We have already skimmed through several highlights in John 4. We saw how Jesus sparked the curiosity of the Samaritan woman, igniting her heart-longing for eternal life. In fact this is what Jesus was referring to when he offered her the gift of God. Now let's connect the dots between eternal life and the gift of God.
As we review John 4 keep in mind the story of the religious young ruler who failed to find what he was so desperately looking for. Notice what hindered him: he couldn't humble himself to admit that he was a sinner. He was confident that he had kept the whole law, but in actual fact, he hadn't even kept the first commandment! He clung to his wealth showing that he was not worshipping God but money. Until he admitted this simple fact he could not be saved.
What point was Jesus trying to make by telling a parable of a camel going through the eye of a needle? He was saying that it is impossible for humans to save themselves. We cannot earn eternal life. But this is not impossible with God. He can save us by giving eternal life as a gift.
I have read Mark 10 and John 4 to many Muslim friends and I can assure you that most of them find these stories interesting and stimulating. This shouldn't surprise us because, like the earlier passages, they contain a mysterious or hidden element. If Christ's audience was puzzled by the parable of the camel and the eye of a needle so also the woman in John 4 was puzzled by the unusual word picture Christ used to describe eternal life, i.e. living water. I cannot emphasize enough how Christ's encounter with Samaritans in John four has the potential to arouse the curiosity of Muslims and stimulate thought provoking conversation.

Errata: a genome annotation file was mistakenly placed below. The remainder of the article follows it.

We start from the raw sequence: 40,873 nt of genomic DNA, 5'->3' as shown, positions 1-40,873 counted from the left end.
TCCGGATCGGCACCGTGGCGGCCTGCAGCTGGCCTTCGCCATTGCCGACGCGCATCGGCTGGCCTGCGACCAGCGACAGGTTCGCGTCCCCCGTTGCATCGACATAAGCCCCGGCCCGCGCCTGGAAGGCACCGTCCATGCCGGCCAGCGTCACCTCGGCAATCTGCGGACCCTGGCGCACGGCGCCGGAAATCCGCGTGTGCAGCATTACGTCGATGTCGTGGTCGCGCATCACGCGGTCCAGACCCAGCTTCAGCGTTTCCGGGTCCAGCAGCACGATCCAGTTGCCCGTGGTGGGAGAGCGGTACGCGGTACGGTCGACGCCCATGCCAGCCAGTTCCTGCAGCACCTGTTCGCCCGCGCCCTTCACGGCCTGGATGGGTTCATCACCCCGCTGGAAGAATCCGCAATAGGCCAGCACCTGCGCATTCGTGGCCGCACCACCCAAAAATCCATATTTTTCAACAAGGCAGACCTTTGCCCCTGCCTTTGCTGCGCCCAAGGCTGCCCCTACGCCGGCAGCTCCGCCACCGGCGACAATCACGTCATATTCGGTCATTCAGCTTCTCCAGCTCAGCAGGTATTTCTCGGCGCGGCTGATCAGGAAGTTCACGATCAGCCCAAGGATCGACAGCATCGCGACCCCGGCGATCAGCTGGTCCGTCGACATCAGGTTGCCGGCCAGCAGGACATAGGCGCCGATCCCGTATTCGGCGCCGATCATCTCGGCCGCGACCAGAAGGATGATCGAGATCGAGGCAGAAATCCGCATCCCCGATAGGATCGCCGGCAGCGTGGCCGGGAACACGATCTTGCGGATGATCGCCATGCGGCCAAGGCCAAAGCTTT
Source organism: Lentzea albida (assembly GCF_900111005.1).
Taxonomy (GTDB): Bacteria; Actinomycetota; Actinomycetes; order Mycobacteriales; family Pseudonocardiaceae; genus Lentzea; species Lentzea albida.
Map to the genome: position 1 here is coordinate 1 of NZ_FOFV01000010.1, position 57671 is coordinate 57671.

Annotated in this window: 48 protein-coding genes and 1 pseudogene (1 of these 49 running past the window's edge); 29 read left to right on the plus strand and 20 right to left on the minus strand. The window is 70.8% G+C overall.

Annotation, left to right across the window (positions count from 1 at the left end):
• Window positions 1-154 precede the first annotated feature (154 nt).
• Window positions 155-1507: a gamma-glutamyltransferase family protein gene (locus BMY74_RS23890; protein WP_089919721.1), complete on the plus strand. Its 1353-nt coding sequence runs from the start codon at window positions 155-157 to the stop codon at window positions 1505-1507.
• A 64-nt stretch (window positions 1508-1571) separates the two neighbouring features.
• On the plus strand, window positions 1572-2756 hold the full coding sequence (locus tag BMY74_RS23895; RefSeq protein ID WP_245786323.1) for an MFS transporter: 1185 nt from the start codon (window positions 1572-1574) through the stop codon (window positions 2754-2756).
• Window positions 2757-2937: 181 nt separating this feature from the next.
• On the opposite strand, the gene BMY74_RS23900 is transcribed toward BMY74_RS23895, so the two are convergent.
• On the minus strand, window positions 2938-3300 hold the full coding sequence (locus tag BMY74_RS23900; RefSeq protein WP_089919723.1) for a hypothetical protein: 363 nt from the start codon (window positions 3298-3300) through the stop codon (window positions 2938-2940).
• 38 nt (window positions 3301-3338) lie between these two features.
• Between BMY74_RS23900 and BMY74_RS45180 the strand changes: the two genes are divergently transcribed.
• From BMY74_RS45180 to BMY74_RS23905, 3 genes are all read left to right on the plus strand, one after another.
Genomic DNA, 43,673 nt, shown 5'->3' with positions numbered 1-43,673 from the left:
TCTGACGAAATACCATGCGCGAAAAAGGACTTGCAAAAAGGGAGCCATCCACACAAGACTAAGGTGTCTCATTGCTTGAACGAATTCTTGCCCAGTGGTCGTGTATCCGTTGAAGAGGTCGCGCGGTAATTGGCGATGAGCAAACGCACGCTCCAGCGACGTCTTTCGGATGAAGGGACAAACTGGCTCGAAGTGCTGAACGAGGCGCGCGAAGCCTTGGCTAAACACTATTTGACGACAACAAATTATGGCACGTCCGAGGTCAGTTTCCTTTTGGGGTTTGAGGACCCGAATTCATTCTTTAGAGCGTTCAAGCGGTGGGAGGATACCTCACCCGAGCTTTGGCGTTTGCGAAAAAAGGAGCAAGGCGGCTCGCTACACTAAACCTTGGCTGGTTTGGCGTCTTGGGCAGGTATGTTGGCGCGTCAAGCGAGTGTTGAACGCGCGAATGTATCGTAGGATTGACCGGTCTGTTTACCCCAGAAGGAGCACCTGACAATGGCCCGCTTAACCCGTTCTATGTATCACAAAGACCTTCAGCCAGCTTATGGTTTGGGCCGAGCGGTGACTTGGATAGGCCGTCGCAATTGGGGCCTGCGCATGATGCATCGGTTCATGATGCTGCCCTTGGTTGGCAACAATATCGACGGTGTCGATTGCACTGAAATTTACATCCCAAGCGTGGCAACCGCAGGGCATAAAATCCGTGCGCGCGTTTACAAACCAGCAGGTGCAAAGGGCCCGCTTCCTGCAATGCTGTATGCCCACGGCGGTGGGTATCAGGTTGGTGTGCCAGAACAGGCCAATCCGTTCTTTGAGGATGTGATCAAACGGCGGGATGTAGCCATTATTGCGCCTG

We've seen how the OT prophets described the Gospel as a riddle that needs to be solved. In a similar way, the Gospel, as taught by Jesus, caused his hearers to be perplexed. They needed it to be explained and clarified. So also the Gospel, as preached by Paul, was like a mystery that needed to be unveiled or made clear. We see this in Colossians 4:7 where Paul asked the church to pray for him that he would clarify the mystery of the gospel.
In John 4 Christ began talking with the woman about water, then, living water and eternal life. But as the conversation moved along, the focus changed. Towards the end of the story Jesus touched on the theme of salvation/Savior. (verses 22 & 42) However, we did not explain this theme, except to say that eternal life and salvation are basically flip sides of the same coin. We will now examine the other side of the coin, God's power-to-save.
God is Mighty to Save
We will briefly look at the stories of six prophets from the Hebrew Scriptures. As you would expect these stories of heroic figures were often rehearsed as parents taught their children. This happened not only in Jewish families but also Samaritan families. So also today, Muslims teach (some of) these stories to their children albeit in a somewhat blurred or distorted way. We will unwrap this foundational truth of God's saving power, showing how it is fulfilled in Jesus the Messiah.
Since Muslims respect the OT prophets it makes sense to explain the Good News beginning there and progressively unfolding it with passages from the NT (Injil). A good place to start talking about spiritual things with a Muslim is the story of Moses because it contains the first and foremost commandment. In fact, one could hardly find another Bible passage that resonates more strongly with Muslims. The fact that there is only one God is foundational to both the Bible and the Qur'an. It is important, however, for Muslims to realise that this command does not just teach God's oneness, it also underscores the awesome way God rescued them out of Egypt. Also, as we will see, the prophets who came later, continued to emphasize these twin themes of God's oneness and his saving power.
The first command reads, “I am the LORD your God who rescued you from the land of Egypt, the place of your slavery. You must not have any other god but me.” (Exodus 20:2-3) Muslims agree wholeheartedly with this command. They also agree with the second half which says God rescued Moses' people out of slavery in Egypt. (cf. Surah 2:50)
A few weeks before God revealed the Ten Commandments, Moses met his father-in-law Jethro. They had not seen each other since Moses had gone to Egypt to lead the Israelites out of slavery. So they had a lot of news to catch up on! Exodus 18:8-11 summarizes their conversation: